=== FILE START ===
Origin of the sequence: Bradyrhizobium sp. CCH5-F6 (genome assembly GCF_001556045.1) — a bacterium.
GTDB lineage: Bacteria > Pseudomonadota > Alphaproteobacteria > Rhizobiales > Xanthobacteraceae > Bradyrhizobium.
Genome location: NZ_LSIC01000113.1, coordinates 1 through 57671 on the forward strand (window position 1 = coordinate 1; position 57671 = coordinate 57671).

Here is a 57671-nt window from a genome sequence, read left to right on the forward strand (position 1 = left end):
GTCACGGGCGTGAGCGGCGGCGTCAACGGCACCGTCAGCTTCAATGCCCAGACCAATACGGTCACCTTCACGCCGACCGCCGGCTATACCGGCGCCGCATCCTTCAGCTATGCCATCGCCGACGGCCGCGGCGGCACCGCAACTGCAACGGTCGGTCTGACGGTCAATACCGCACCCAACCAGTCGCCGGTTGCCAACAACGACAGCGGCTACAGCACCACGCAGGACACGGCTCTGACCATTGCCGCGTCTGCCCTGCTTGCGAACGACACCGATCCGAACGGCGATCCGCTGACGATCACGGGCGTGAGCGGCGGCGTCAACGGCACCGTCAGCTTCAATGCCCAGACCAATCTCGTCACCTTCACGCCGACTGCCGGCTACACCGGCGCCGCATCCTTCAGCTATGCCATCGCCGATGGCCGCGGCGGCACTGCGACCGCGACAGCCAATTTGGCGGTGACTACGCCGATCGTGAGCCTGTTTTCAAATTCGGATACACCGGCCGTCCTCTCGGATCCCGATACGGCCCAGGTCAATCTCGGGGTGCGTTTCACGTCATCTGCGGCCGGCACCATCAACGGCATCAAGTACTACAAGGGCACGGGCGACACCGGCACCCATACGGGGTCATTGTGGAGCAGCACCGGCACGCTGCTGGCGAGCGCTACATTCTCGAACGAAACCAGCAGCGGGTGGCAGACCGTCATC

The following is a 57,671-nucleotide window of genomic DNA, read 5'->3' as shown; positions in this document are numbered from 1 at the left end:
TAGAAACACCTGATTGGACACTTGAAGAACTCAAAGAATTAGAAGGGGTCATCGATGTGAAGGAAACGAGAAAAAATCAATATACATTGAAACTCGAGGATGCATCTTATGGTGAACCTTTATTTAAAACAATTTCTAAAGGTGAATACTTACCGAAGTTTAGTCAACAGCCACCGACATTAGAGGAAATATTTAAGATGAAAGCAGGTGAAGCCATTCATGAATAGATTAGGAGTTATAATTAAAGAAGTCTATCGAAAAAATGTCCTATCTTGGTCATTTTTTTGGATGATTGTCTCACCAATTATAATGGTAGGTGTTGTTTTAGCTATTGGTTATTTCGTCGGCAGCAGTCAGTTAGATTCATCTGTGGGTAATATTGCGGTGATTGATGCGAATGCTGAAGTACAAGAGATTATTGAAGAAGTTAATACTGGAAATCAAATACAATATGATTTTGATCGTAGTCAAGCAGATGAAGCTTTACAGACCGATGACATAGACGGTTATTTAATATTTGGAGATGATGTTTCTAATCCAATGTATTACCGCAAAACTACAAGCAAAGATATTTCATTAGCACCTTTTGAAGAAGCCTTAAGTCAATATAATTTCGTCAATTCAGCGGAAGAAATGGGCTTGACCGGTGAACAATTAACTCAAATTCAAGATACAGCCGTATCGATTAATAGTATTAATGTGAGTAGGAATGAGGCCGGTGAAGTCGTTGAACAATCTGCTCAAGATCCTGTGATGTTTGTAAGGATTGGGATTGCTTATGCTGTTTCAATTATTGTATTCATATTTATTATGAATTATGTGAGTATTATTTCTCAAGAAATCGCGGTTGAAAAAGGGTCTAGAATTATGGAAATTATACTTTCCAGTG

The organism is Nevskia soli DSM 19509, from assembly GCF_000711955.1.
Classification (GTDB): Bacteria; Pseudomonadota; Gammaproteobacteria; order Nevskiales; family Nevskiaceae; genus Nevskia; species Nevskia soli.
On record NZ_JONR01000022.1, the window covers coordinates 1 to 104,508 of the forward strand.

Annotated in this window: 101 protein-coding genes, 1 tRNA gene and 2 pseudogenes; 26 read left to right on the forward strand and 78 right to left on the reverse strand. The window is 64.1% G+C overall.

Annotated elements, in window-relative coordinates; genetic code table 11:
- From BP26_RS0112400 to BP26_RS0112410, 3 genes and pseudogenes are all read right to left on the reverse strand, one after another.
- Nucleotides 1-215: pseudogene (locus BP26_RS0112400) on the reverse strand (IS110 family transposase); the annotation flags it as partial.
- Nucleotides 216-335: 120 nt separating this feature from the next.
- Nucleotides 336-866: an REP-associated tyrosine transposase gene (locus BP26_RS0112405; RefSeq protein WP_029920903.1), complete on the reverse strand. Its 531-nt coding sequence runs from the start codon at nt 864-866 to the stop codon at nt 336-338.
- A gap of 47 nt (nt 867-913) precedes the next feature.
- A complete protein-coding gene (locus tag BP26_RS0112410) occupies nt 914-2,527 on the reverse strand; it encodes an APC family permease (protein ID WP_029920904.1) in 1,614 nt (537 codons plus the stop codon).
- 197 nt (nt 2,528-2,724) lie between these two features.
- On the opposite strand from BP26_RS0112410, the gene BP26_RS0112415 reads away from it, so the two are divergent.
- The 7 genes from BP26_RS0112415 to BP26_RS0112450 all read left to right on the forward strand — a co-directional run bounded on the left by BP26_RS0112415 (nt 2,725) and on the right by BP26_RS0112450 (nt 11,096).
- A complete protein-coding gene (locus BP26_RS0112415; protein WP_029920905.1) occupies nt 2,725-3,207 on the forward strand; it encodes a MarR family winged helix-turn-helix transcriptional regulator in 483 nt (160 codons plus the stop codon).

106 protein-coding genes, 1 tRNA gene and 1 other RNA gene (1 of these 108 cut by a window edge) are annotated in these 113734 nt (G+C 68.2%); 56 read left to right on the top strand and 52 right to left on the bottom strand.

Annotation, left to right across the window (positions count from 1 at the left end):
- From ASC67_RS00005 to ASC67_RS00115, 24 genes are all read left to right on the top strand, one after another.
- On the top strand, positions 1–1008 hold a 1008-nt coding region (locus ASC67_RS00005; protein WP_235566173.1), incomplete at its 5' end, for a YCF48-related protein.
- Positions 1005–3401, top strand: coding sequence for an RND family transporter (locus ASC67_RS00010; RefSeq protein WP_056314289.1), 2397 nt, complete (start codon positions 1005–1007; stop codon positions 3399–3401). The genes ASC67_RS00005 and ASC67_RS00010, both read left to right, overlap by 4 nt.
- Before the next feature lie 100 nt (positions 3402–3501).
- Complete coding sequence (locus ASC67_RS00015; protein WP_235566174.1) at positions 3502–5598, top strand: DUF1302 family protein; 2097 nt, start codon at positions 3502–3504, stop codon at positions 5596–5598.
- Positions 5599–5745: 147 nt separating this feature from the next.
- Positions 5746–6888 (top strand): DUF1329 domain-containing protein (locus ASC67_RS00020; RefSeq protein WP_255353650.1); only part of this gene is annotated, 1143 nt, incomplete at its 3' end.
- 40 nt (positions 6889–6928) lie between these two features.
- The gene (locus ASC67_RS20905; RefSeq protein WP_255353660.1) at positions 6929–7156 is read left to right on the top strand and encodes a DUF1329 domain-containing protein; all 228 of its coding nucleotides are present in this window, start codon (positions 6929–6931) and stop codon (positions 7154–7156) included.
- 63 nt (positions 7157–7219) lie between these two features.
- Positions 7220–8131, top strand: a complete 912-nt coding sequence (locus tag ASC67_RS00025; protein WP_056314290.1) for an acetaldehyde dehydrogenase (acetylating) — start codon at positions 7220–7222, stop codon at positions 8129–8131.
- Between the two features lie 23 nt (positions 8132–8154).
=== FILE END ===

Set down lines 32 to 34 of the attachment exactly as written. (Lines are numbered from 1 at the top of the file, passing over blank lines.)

- 40 nt (positions 6889–6928) lie between these two features.
- The gene (locus ASC67_RS20905; RefSeq protein WP_255353660.1) at positions 6929–7156 is read left to right on the top strand and encodes a DUF1329 domain-containing protein; all 228 of its coding nucleotides are present in this window, start codon (positions 6929–6931) and stop codon (positions 7154–7156) included.
- 63 nt (positions 7157–7219) lie between these two features.